“For you have died and your life is hidden with Christ in God. When Christ, your life shall appear, then you too will appear with him in glory”.(Col.3 3-4)
Paul urges the Colossians to avoid immorality, uncleanness, lust, evil desire and covetousness which the unbelievers practice, and to avoid “anger, wrath, malice, abusive language and foul-mouthed utterances. Do not lie to one another”. (Col. 3:8-9) They are all one in Christ with no racial or status distinctions. Physical circumcision has no privileged position or value among them.
He urges on them all the practical virtues and they should show forth: mercy, love and forbearance and forgiveness and do and say everything in the Name of the Lord Jesus whilst thanking God the Father through Him.
He counsels these virtues in specific terms within the families of the faithful, with detailed attention to the roles of husbands, wives and children and their relations with one another. He cautions convert slaves to work diligently for the sake of their fidelity to God. As we saw in Foundation for March, Paul had urged Timothy to preach along the same lines. Few things could more certainly bring down the wrath of the Roman state on the infant Church than to be seen by Romans as fomenting rebellion among the slaves.
Paul urges upon the Colossians regularity and consistency in prayer and asks them to pray for him. He exhorts them to consider carefully how they spend their time with or enter into discussion with unbelievers, so that all will work toward their conversion. He explains that Tychicus is carrying the letter and will tell them more about Paul and how he is faring. He is also to be accompanied by Onesimus, himself a Colossian, who has been working with Paul and is now returning to them.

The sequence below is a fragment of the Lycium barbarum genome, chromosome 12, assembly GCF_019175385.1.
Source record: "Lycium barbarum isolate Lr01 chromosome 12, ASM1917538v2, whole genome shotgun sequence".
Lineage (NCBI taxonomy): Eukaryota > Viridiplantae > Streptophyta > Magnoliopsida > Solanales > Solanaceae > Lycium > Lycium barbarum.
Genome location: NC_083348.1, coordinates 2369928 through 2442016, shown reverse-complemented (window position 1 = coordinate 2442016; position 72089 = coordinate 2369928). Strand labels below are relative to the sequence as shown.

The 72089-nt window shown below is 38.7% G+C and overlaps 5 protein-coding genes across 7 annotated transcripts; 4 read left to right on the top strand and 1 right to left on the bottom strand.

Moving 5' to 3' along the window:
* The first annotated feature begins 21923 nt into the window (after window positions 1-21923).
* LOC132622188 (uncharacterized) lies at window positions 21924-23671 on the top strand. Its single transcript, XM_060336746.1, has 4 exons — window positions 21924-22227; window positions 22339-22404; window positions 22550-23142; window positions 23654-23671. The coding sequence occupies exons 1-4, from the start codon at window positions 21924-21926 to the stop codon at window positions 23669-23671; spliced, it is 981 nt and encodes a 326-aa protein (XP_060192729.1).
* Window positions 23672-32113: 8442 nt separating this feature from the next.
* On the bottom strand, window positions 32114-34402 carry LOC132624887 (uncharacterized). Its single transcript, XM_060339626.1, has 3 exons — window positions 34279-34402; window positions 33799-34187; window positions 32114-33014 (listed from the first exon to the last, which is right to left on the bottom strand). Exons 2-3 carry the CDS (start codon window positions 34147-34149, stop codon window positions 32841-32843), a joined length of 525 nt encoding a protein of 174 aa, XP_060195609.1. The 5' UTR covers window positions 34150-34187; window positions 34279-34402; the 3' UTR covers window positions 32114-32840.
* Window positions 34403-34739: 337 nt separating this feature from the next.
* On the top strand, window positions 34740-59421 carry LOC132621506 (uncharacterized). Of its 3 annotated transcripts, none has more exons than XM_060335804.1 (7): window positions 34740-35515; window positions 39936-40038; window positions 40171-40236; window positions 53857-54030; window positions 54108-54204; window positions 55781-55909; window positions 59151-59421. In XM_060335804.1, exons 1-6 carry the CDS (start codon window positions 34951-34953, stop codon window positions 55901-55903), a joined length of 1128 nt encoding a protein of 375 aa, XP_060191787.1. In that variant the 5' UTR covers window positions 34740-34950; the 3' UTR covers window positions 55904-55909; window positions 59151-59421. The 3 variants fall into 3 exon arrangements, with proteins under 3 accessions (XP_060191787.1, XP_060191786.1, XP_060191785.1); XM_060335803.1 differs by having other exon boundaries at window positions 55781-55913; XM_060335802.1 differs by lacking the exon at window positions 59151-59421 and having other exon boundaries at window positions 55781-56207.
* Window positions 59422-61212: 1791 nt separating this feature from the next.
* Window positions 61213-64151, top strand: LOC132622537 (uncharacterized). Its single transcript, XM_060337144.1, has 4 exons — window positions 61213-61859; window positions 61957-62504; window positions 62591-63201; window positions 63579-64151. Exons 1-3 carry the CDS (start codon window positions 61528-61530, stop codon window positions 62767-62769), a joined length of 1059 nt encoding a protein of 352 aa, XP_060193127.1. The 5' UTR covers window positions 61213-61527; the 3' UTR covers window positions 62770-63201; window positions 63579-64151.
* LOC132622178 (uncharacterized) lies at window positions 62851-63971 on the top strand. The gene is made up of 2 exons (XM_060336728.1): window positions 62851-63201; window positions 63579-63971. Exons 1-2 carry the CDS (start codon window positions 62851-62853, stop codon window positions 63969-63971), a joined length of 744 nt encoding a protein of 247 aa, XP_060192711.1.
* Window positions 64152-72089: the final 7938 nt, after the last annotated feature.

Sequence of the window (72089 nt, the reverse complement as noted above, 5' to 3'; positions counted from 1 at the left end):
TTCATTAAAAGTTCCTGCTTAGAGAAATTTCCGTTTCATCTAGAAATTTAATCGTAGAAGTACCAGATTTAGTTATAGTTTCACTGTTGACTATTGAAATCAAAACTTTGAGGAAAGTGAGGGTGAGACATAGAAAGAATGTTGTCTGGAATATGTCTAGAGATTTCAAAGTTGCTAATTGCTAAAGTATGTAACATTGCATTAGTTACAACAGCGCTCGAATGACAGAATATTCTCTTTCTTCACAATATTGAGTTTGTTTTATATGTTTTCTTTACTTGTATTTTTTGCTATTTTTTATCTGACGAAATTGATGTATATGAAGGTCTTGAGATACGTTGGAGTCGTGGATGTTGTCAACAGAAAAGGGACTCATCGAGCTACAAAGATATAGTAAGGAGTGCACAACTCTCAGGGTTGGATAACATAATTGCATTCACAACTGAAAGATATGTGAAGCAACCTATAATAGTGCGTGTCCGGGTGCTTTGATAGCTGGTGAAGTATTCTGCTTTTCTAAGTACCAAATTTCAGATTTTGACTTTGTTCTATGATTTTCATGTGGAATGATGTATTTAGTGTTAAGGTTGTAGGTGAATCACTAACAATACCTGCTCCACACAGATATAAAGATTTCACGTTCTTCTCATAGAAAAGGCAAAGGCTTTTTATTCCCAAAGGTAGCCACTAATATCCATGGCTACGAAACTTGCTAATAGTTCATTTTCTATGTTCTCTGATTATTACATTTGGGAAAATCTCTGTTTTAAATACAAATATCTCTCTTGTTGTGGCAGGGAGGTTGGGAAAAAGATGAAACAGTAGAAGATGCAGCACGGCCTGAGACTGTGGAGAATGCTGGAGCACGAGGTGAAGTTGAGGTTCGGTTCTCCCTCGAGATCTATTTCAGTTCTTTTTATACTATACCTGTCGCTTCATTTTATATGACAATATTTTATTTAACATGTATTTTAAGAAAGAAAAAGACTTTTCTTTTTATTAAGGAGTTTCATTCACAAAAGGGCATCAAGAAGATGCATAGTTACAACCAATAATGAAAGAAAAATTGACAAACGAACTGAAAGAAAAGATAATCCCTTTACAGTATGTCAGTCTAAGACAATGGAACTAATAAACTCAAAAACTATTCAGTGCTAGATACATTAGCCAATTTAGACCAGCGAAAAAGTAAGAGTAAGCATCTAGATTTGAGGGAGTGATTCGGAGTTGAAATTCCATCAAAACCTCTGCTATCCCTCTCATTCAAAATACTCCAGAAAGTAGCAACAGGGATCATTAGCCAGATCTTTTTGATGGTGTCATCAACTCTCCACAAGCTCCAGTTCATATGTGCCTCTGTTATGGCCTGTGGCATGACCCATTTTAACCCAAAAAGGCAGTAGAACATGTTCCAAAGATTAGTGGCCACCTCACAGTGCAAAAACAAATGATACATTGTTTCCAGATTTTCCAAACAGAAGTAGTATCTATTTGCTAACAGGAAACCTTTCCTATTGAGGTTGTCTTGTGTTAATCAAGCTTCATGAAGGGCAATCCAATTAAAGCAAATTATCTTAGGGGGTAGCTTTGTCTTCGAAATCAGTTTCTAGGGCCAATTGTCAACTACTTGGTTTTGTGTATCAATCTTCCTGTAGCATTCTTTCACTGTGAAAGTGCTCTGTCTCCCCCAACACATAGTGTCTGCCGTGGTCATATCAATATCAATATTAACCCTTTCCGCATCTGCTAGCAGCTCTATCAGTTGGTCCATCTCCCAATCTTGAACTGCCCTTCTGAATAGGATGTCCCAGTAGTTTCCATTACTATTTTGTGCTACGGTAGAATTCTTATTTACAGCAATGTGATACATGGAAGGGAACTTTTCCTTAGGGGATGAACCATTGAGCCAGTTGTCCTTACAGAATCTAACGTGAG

He sends greetings from his “fellow prisoner” Aristarchus (we recall that whilst in Ephesus with Paul, Aristarchus had been set upon by a mob in the theatre) who had sailed from Caesarea with Paul being one of his close co-workers. Greetings also come from Mark, Barnabas’ cousin and of course from Epaphras whom Paul assures the Colossians is ever solicitous for them in his prayers, as he is for Laodicea and Hierapolis.
Finally he sends greetings from “Luke, our most dear physician” (Col. 4:13) and from Demas. He sends his personal greetings to the church in Laodicea and to the church in the house of Nymphas and sends a brief message to Archippus – “Look to the ministry which thou hast received in the Lord, that thou fulfil it.)
He finishes “in my own hand”: “Remember my chains. Grace be with you. Amen”.
Copyright. This article first appeared in the April, 2009 issue of FOUNDATION.